Of course, then we left the store and caught a very non-celeb cross-town bus with the rest of LA's non-celebrity citizens for a very long, slightly smelly, ride back to the hotel.

That'll bring you back down to earth real fast, let me tell you.

But for a little while I was a celeb on Rodeo Drive, having sales clerks offer me champagne and drinking wine in trendy sidewalk cafes. The stuff of dreams.

Of course, now I'm home and the only sales clerk I'm talking to is the butcher at the grocery store. But a girl can dream of champagne, ridiculously expensive purses, shopping in a closed store, and the star treatment.

I love LA...


**Stephanie! You are the Free Book Friday winner. Contact SP at to claim!

Sunday, April 10, 2011

Snowed Under in April!

Ack! Its that time of the year again.

What time, you may ask. Why, basket making time!


Each year I’m in charge of 40-50 raffle baskets created for our annual HOD Romance Readers Luncheon, usually held in May, though this year it is the last day of April. Now, you may wonder how hard it is to assemble baskets of this sort. Well, the actual assembly isn’t that hard, because a few chaptermates and I team up and do it all in one day. But before that can happen…

I have to collect all donated books and goodies, find containers (we use tote bags, beautiful baskets, specialty boxes—like hat boxes, etc), and THEN separate all these beautiful items into “themes” for each basket. This means seeing everything I have and deciding what goes with what. I’ve been working on it this weekend, so I can see what I have and what I still need.

My living room looks like a tornado went through it! Literally. At 6pm on Sunday evening there wasn’t even a goat path through. I just told them to stay away for fear they would become lost in the clutter.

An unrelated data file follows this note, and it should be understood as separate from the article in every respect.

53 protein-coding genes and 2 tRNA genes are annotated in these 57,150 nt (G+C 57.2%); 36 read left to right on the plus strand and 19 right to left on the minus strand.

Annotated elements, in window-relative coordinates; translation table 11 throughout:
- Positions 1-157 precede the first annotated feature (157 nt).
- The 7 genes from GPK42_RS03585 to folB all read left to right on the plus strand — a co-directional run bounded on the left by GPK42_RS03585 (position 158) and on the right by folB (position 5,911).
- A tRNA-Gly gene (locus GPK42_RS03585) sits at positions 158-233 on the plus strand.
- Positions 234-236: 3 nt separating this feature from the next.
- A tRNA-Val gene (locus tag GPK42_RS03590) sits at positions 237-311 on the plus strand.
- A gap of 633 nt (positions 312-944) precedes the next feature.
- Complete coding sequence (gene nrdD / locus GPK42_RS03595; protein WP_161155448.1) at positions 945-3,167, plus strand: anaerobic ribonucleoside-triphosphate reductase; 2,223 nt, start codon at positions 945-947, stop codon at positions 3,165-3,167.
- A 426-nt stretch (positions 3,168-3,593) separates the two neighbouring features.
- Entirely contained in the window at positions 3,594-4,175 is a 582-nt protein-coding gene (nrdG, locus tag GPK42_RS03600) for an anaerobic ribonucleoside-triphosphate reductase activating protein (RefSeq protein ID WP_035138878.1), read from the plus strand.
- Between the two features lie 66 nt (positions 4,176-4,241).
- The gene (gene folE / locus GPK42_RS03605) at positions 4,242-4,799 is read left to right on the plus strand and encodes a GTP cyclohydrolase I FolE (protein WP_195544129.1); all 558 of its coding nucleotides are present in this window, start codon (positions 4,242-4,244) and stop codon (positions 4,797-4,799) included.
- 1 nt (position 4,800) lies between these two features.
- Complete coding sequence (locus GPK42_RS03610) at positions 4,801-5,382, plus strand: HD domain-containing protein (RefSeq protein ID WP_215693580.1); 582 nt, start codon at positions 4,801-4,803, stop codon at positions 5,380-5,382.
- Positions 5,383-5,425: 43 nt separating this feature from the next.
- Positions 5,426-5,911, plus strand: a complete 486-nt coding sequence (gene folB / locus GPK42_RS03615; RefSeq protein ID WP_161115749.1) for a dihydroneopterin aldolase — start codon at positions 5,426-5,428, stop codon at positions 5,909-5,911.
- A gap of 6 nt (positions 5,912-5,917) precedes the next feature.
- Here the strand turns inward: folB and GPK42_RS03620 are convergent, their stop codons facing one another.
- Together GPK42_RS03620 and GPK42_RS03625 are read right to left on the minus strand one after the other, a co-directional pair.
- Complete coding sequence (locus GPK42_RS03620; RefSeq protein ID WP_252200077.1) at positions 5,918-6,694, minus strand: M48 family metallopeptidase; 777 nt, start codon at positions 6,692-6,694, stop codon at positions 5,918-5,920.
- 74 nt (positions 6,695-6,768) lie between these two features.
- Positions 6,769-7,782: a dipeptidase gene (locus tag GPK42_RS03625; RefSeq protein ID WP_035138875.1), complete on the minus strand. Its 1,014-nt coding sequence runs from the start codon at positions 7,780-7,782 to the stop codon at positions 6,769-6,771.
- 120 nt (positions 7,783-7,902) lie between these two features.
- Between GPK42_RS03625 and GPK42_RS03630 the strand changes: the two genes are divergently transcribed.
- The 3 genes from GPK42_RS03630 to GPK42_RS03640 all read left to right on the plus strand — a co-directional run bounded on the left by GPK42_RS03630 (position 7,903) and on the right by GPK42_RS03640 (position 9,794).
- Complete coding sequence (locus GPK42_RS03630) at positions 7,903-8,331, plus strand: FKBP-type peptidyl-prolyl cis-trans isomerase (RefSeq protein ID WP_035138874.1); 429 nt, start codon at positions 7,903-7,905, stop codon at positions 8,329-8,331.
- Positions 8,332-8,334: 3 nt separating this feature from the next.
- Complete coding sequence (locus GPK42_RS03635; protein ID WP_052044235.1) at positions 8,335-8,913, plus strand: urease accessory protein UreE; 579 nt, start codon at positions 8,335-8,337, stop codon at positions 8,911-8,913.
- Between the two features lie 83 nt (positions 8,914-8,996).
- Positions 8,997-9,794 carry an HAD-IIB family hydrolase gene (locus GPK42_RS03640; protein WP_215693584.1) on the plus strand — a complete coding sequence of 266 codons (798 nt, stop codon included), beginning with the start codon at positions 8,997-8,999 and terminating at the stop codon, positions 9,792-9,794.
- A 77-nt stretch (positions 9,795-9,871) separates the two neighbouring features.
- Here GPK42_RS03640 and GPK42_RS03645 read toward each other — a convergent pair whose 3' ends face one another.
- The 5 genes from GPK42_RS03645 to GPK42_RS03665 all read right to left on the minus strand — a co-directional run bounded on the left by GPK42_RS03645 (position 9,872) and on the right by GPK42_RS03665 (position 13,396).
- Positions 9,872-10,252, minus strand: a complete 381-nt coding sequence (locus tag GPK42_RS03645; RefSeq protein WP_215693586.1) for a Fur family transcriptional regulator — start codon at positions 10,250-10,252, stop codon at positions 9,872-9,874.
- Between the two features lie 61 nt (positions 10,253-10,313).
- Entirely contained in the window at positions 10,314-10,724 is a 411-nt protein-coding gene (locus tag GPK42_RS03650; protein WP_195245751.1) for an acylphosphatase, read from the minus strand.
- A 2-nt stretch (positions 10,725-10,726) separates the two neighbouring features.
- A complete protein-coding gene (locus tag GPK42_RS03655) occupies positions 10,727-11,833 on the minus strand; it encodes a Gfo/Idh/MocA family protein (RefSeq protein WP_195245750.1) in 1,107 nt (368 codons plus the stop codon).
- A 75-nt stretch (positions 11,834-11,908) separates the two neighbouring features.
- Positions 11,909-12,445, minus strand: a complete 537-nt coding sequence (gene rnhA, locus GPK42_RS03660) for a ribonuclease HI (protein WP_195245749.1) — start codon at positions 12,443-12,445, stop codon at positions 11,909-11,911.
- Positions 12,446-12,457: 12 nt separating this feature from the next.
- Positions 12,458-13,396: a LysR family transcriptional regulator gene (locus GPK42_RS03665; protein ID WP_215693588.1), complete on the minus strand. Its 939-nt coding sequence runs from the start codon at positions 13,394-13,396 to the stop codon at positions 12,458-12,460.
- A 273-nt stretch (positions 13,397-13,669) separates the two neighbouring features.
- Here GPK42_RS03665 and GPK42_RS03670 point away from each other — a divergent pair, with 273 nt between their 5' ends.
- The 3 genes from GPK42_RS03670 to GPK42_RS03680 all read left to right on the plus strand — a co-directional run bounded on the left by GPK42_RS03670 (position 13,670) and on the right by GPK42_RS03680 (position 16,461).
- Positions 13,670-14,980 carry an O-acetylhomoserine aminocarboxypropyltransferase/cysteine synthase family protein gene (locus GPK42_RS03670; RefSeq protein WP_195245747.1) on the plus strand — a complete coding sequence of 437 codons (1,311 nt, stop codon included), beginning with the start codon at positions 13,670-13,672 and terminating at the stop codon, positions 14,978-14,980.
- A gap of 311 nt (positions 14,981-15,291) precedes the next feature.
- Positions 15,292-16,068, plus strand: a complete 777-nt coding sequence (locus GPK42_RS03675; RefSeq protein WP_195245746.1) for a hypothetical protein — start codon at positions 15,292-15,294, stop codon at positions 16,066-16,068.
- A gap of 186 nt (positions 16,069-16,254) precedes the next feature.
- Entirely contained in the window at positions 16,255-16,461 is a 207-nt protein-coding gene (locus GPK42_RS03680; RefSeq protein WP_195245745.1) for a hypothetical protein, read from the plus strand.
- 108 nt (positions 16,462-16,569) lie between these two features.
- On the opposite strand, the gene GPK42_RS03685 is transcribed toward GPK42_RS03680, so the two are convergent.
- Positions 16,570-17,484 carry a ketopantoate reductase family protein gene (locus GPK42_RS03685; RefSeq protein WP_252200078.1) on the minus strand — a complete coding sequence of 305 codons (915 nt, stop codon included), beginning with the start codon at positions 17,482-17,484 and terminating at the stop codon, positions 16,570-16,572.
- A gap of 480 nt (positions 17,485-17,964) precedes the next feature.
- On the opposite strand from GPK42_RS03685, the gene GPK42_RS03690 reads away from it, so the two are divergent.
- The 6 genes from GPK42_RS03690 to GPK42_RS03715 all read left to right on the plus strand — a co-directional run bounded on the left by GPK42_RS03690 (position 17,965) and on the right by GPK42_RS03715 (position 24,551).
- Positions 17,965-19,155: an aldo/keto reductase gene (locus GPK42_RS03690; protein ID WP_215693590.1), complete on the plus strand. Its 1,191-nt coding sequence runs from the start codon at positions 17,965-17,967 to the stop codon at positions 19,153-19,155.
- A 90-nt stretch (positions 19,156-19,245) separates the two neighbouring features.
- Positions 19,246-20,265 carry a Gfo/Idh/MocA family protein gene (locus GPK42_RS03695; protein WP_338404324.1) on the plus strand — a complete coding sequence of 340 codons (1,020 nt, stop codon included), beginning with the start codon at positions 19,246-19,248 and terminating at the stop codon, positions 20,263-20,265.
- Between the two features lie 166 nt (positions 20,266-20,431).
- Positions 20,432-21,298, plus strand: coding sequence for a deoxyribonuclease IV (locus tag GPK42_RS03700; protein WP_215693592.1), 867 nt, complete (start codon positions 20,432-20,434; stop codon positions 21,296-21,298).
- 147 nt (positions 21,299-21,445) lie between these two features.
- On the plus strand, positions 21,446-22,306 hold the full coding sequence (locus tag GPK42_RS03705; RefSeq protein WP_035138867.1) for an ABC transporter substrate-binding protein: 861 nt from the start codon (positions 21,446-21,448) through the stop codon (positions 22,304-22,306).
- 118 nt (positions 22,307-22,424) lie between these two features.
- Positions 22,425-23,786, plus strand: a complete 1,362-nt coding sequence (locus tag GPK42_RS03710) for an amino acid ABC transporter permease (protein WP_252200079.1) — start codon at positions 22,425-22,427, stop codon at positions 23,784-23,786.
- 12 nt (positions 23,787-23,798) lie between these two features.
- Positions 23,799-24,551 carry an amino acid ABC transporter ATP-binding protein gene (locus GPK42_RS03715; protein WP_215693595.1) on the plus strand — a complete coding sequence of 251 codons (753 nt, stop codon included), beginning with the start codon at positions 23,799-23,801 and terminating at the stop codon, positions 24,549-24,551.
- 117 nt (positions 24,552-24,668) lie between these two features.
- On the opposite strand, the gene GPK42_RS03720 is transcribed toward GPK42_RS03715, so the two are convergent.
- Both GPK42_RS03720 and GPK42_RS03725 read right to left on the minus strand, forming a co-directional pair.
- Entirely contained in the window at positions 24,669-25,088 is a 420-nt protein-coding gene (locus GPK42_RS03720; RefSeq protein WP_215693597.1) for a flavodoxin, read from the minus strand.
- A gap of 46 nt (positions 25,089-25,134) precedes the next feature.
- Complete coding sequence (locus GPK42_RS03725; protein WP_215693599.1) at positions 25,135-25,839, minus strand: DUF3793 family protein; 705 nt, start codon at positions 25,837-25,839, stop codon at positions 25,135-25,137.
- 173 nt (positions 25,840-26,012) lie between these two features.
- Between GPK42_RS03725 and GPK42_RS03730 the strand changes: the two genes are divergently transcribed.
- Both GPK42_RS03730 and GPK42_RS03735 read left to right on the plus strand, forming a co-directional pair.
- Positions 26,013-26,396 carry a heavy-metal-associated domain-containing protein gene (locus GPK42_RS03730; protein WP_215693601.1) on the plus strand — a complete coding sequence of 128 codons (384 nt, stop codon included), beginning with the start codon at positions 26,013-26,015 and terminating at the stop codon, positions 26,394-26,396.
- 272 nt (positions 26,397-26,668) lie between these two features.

But I have to admit, bringing order and beauty to the chaos is very satisfying, which is one reason why I continue to do this job. It just thrills my little organizing heart.

What about you? Do you have the organizing gene or no?


Friday, April 08, 2011

Free Book Friday - Luncheon Edition

Coming up at the end of this month, Heart of Dixie, or home RWA chapter, is sponsoring their annual romance readers' luncheon. This year, we have the fabulous and funny Kerrelyn Sparks joining us. We're all very excited and working hard to get this event put together flawlessly.

To commemmorate, I'm giving away an autographed copy of Kerrelyn's book!

Secret Life of a Vampire by Kerrelyn Sparks

Nothing's sexier than an man who can keep a secret.

A typical bachelor party is all about beers and beautiful women. A vampire bachelor party is no different -- except the men are drinking Blissky (whiskey-flavored synthetic blood). And no one can throw a party quite like Jack, the illegitimate son of the legendary Casanova. But when the party gets out of hand and the cops show up, Jack has some explaining to do . . . if only he wasn't struck speechless by the beauty of Officer Lara Boucher.

Lara is sure there's something more than a bachelor party going on. What is Jack hiding? And why is he so interested in the recent disappearance of young women all over town? Her investigation uncovers more than she wants to know, especially about this modern-day Casanova. But if she's ever to make detective, she'll need to expose all his secrets . . . if only her heart wasn't on the line.

To enter, comment with the phrase "He can take a bite outta me!" and let us know if you've ever attended a reader event like this. If so, what was your favorite part?


For more information on how you can come to our fabulous luncheon, click

Thursday, April 07, 2011

Out on a Limb

I know my place. I'll admit it. I've been reading romance novels since I was thirteen...longer than that if you count the preteen/teenage angst of the Sweet Valley High series as romance (I'm not sure I do but that's another discussion for another time). I exclusively read romance novels. I enjoy my happy endings. I have enough disasters and stress in my daily life, I turn to books for an escape not to be beaten over the head with what else could go wrong. I suppose there might be value in that - my life suddenly looks pretty darn good in comparison - but I don't usually fixate on that angle of things. Apparently, I'm a book snob and just never realized it.